‘Guyana can call upon the Court to decide in its favour in the absence of Venezuela’-Foreign Affairs

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Minister of Foreign Affairs, Carl Greenidge

Following the communique issued by Venezuela on Monday outlining, inter alia, its decision to not participate in the International Court of Justice (ICJ) arbitration regarding the border controversy case, Guyana’s Ministry of Foreign Affairs has responded with its own statement outlining that it intends to proceed under Article 53 of the Statute of the Court.

Article 53, according to the Ministry, states that “whenever one of the parties does not appear before the Court, or fails to defend its case, the other Party may call upon the Court to decide in favour of its claim”.

“Guyana is fully committed to the rule of law in international relations, including the peaceful resolution of disputes in conformity with international law. It trusts that the International Court of Justice, the judicial organ of the United Nations, will resolve the controversy with Venezuela in accordance with the law in a manner that is fair and equitable” the Ministry’s statement expounded.

Moreover, the Ministry of Foreign Affairs said it “wishes to reiterate that Guyana fully respects the decision of the Secretary-General of the United Nations to choose the International Court of Justice as the means of settlement of the controversy and is confident that the Court is fully empowered to decide the case.”

The Ministry also expressed its hopes that, in due course, “Venezuela will reconsider its position and decide to appear in Court and defend its case. The Court’s rules allow for that. At the same time, if Venezuela persists in its refusal to participate, the rules provide for the Court to proceed, after a full hearing of the case, to a final judgment that is legally binding on both the participating and nonparticipating parties.”

UN Secretary General, António Guterres (AFP/ Getty Images)

Following the decision made by the UN Secretary General, António Guterres, Guyana’s Minister of Foreign Affairs, Carl Greenidge, on March 29, submitted, on behalf of the Government, an application to the ICJ, requesting the Court to confirm the legal validity and binding effect of the 1899 Arbitral Award regarding the boundary between Guyana and Venezuela.

In its Application to the Court, “Guyana highlighted that Venezuela had, for more than 60 years, consistently recognized and respected the validity and binding force of the 1899 Award and the 1905 Map agreed by both sides in furtherance of the Award.”

Moreover, it was outlined that Venezuela had only changed its position formally in 1962 as the United Kingdom was making final preparations for the independence of British Guiana and had threatened not to recognize the new State, or its boundaries, unless the United Kingdom agreed to set aside the 1899 Award and cede to Venezuela all of the territory west of the Essequibo River, amounting to some two-thirds of Guyana’s territory.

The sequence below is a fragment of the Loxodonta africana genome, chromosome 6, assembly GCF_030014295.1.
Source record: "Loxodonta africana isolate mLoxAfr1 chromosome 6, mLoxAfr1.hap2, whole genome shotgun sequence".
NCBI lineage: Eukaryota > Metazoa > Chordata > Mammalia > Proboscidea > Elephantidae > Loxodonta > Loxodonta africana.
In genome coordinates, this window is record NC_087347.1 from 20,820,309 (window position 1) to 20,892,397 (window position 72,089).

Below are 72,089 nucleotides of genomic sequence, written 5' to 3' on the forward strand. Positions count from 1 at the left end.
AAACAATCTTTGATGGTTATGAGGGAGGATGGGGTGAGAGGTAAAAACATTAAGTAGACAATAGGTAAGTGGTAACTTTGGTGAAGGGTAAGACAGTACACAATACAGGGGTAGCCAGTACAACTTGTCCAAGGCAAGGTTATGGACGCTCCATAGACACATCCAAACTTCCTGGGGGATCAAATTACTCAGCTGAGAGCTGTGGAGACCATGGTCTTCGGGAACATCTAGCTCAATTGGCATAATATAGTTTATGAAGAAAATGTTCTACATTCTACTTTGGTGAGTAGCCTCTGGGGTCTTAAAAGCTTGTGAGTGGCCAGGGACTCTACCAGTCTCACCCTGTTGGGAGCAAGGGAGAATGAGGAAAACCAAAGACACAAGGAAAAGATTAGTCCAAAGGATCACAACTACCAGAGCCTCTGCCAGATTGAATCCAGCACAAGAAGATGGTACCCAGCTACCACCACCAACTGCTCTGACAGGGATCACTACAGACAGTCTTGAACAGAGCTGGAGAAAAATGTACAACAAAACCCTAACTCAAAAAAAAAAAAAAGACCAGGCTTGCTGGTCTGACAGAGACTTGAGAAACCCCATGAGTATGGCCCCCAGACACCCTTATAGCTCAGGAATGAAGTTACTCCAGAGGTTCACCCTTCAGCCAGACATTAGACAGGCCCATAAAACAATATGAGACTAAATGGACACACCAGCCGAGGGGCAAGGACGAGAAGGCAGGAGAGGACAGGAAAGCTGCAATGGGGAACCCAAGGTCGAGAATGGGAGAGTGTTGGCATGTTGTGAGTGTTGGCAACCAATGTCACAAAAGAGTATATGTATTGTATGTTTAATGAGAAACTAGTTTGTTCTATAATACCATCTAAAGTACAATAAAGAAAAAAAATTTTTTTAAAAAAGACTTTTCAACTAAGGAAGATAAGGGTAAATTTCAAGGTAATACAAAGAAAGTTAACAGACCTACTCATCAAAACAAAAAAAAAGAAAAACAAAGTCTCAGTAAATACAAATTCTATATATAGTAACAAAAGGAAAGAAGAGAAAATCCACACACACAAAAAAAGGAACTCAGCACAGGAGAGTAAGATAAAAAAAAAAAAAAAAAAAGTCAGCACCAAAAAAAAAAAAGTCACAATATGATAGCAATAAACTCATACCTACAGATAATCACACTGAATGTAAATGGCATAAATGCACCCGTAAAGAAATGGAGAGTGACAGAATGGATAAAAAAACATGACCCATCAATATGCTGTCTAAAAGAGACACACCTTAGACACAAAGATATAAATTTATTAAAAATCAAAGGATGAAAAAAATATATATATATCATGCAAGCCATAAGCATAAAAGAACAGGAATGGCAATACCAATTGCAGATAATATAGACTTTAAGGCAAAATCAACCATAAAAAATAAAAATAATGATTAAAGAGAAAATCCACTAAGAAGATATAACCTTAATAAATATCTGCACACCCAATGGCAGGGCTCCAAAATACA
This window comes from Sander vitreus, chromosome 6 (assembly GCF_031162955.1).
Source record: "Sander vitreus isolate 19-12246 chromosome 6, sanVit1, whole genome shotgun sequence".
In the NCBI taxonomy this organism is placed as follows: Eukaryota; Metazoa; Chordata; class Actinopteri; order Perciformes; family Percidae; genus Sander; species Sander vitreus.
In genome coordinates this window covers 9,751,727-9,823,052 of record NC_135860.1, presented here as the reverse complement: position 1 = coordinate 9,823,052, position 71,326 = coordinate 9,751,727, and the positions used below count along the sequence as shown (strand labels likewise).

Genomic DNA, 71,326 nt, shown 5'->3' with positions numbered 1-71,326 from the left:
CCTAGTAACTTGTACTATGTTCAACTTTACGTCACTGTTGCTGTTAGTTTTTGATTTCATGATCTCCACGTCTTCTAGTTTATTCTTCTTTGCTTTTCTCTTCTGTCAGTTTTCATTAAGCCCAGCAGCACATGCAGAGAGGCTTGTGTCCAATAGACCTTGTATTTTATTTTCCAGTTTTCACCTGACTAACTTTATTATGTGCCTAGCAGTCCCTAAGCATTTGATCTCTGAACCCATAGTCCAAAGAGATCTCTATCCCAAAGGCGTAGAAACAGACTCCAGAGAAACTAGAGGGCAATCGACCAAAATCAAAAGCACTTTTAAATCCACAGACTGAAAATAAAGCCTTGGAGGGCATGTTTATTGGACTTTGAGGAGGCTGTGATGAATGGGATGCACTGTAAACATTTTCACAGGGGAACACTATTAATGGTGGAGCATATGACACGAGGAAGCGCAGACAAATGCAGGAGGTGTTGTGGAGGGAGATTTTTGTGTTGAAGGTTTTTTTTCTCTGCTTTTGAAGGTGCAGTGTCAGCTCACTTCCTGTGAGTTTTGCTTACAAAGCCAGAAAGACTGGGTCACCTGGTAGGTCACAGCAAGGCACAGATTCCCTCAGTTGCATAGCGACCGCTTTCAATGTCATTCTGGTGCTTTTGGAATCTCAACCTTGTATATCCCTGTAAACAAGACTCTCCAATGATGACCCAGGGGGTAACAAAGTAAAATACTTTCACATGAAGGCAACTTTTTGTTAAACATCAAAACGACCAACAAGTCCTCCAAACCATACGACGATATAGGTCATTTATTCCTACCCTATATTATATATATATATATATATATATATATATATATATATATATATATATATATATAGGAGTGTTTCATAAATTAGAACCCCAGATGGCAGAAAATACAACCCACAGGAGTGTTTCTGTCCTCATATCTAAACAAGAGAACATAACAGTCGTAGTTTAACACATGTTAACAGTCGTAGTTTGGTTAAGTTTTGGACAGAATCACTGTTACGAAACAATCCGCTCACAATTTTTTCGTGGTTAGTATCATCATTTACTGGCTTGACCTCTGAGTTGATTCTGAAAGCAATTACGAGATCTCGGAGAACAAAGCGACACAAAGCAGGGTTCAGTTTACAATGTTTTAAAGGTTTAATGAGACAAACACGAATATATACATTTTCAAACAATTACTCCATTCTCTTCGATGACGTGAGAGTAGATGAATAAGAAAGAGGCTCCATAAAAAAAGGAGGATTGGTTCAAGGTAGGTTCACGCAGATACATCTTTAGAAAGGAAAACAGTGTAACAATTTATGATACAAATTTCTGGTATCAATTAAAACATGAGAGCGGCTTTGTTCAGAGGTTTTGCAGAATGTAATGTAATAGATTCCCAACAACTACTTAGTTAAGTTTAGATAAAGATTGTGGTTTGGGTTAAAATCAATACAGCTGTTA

Guyana’s Application, notes that while Venezuela has never produced any evidence to justify “its belated repudiation of the 1899 Award, it has used it as an excuse to occupy territory awarded to Guyana in 1899, to inhibit Guyana’s economic development and to violate Guyana’s sovereignty and sovereign rights.”

See the Ministry’s full statement below:

The Ministry of Foreign Affairs of the Cooperative Republic of Guyana wishes to advise that Vice President and Minister of Foreign Affairs Honourable Carl Greenidge and Guyana’s Legal Counsel attended the meeting convened by the Honourable Abdulqawi Abdul Yusuf, President of the International Court of Justice on Monday June 18, 2018 to discuss with Guyana and Venezuela the scheduling of written pleadings in the case – the Arbitral Award of 3 October 1899 (Guyana v. Venezuela).

Subsequent to this meeting, Guyana noted the issuance of a press release by Venezuela stating that it would not be participating in the case.

Guyana observes that under Article 53 of the Statute of the Court, “whenever one of the parties does not appear before the Court, or fails to defend its case, the other Party may call upon the Court to decide in favour of its claim”. Guyana intends to proceed in accordance with the said Article.

Guyana is fully committed to the rule of law in international relations, including the peaceful resolution of disputes in conformity with international law. It trusts that the International Court of Justice, the judicial organ of the United Nations, will resolve the controversy with Venezuela in accordance with the law in a manner that is fair and equitable. It hopes that, in due course, Venezuela will reconsider its position and decide to appear in Court and defend its case. The Court’s rules allow for that. At the same time, if Venezuela persists in its refusal to participate, the rules provide for the Court to proceed, after a full hearing of the case, to a final judgment that is legally binding on both the participating and nonparticipating parties.

The Ministry of Foreign Affairs wishes to reiterate that Guyana fully respects the decision of the Secretary-General of the United Nations to choose the International Court of Justice as the means of settlement of the controversy and is confident that the Court is fully empowered to decide the case.

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